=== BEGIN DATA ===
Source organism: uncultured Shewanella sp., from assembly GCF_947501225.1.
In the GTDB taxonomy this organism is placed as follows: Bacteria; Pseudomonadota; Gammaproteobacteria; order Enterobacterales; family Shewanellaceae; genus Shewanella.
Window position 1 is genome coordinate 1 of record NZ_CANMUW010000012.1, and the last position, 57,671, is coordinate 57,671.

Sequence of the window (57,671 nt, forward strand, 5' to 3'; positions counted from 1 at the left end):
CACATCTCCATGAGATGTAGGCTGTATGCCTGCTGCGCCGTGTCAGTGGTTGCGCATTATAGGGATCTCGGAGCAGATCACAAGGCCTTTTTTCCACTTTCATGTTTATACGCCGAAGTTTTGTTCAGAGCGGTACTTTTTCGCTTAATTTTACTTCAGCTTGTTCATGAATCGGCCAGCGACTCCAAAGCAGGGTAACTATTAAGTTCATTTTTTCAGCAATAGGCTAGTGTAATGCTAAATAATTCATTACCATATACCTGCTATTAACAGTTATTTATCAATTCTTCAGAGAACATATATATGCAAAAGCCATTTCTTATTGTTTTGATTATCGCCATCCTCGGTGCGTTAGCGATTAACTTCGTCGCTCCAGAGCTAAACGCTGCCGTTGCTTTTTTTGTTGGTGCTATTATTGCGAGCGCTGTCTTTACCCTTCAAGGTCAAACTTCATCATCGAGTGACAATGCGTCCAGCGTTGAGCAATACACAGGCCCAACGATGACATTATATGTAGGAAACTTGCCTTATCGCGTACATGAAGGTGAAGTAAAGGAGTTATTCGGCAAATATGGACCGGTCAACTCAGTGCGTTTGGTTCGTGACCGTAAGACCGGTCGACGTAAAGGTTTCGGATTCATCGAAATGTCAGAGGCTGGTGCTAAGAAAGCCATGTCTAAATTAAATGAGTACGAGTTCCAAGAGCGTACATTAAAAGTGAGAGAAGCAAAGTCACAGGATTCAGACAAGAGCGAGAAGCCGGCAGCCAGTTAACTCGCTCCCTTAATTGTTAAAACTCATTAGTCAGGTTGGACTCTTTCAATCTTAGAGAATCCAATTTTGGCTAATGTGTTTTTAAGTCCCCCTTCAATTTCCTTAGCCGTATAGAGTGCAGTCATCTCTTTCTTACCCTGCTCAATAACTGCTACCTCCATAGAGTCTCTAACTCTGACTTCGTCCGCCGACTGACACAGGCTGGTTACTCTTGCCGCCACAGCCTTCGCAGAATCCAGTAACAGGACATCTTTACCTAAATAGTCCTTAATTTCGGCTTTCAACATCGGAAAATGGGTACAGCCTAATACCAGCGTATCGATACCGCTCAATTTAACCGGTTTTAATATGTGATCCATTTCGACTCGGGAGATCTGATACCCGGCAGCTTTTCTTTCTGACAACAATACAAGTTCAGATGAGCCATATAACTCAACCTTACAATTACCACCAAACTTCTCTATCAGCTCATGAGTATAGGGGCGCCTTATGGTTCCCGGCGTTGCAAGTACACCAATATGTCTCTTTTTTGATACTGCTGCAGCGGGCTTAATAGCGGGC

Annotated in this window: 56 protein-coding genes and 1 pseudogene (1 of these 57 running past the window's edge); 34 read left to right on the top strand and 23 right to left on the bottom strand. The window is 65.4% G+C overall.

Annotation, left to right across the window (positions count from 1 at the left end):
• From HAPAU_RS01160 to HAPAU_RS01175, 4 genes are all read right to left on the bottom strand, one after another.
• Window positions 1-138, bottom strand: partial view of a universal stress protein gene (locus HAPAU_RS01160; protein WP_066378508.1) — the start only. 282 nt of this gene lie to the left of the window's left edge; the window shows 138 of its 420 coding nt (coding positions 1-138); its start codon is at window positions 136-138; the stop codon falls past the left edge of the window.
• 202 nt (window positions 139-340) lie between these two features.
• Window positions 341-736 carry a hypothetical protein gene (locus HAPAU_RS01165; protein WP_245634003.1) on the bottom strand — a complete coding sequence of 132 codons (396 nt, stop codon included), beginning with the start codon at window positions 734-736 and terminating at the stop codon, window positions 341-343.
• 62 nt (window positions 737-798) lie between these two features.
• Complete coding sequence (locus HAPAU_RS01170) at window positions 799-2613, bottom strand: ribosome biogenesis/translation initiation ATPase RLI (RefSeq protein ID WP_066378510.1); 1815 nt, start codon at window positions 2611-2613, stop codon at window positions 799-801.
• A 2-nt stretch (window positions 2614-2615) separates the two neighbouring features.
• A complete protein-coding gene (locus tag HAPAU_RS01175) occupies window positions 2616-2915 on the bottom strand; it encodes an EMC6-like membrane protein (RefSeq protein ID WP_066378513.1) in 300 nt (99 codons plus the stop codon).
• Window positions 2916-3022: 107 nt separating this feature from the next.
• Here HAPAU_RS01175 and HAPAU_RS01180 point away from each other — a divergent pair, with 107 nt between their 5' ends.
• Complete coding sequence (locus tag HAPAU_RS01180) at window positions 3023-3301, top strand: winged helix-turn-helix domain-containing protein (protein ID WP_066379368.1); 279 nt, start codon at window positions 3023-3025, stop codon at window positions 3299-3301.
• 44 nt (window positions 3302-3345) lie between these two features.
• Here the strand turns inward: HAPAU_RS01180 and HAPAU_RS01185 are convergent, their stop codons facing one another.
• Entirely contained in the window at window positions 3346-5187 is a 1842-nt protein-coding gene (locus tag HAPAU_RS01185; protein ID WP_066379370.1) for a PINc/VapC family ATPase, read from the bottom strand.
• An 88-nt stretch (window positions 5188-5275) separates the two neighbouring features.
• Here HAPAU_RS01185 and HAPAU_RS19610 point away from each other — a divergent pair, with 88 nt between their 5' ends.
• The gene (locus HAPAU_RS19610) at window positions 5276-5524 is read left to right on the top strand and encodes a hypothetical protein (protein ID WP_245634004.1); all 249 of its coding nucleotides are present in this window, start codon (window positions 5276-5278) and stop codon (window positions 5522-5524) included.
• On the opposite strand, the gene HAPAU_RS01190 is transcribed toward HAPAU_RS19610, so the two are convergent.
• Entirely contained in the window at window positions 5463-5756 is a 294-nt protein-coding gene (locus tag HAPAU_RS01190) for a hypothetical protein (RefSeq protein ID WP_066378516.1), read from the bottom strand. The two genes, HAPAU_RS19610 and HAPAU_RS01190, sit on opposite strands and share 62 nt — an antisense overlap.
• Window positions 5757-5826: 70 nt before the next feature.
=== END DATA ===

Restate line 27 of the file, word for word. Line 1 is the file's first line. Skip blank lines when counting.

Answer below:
• Window positions 5757-5826: 70 nt before the next feature.